v2 breaking changes

jsreport v2 is major release which on top of great new features also includes several breaking changes. It is not in-place replacement for jsreport v1 and you should carefully review how the changes affect your application. To make this task easier we have prepared migration utility that analyses your jsreport application, process some automatic migration tasks and print warning with help for the rest.

You can install and run the migration utility in the following way.

npm install -g jsreport-migration
jsreport-migration

IMPORTANT NOTE: The migration utility works for the mainstream jsreport applications. This means applications that was installed by the basic steps described in page download. The custom node application (apps using custom jsreport extensions, or apps that start jsreport in some custom way) as well as single exe users needs to read the upgrade guide. There is no migration automation for those cases.

The rest of the document provides the list of the breaking changes in jsreport v2. I case we were able to automate the change for you using the migration utility the chapter includes note about it.

Node 8

The jsreport v2 requires at least node.js >= 8.9

Configuration changes

The migration utility should automatically convert your configuration files.

extensions

The extensions config is now nested in extra property called extensions. So for example scripts can be configured like this.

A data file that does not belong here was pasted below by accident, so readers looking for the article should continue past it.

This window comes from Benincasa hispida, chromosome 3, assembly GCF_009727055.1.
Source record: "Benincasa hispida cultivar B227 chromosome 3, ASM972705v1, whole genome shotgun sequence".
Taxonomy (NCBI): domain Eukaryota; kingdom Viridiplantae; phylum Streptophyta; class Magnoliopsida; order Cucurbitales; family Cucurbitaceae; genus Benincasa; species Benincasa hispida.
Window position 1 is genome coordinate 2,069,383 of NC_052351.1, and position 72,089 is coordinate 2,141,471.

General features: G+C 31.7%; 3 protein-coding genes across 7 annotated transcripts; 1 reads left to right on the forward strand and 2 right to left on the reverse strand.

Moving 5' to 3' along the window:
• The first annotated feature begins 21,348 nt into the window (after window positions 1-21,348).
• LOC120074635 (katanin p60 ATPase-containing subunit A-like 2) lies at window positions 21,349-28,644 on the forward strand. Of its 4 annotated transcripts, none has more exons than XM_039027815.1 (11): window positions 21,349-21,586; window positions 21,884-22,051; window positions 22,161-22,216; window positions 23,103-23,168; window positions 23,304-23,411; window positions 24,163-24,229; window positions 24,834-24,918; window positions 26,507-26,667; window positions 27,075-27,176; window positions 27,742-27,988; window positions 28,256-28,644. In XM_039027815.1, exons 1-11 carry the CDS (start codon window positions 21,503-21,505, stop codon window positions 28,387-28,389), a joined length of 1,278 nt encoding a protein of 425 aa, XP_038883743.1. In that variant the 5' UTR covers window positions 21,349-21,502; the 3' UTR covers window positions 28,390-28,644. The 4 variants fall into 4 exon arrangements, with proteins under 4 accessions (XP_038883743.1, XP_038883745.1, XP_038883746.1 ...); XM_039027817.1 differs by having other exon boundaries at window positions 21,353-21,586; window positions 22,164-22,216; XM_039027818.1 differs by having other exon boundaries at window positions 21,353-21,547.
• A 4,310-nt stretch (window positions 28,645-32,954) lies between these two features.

{
  extensions: {
    scripts: { timeout: 50000, strategy: 'dedicated-process'}
  }
}

connectionString

The connectionString property was renamed to the store and looks the following now.

{ store: { provider: 'fs' } }

tasks

The tasks property was renamed to templatingEngines.

{ templatingEngines: { timeout: 1000, allowedModules: ['request'] } }

blobStorage

The blobStorage property should be now object with structure as store.

{ blobStorage: { provider: 'fs' } }

allowLocalFilesAccess

jsreport v2 introduce new config property allowLocalFilesAccess.

{ allowLocalFilesAccess: true | false }

When true this property specifies that jsreport should allow access to the local file system and use of custom nodejs modules during rendering execution.

phantomjs

The phantomjs project is no longer active and we decided to switch to headless chrome in the default installation. This doesn't mean you can't continue using phantomjs. You just need to additionally install it if you don't want to migrate your templates.

npm install jsreport-phantom-pdf --save
npm install phantomjs-prebuilt --save

If you want to skip chrome download completely you can set this environment variable before npm install.

ENV PUPPETEER_SKIP_CHROMIUM_DOWNLOAD true

Images

Images extension is no longer part of the standard jsreport installation and it is also not being maintained. The more powerful assets extension takes its place.

The migration from images to assets is automated by the migration utility

Fop

fop-pdf rcipe is no longer part of the standard jsreport installation, however you can easily additionally install it.

npm install jsreport-fop-pdf --save

Data

The data passed to the API needs to be object. Using array [] as data is no longer supported.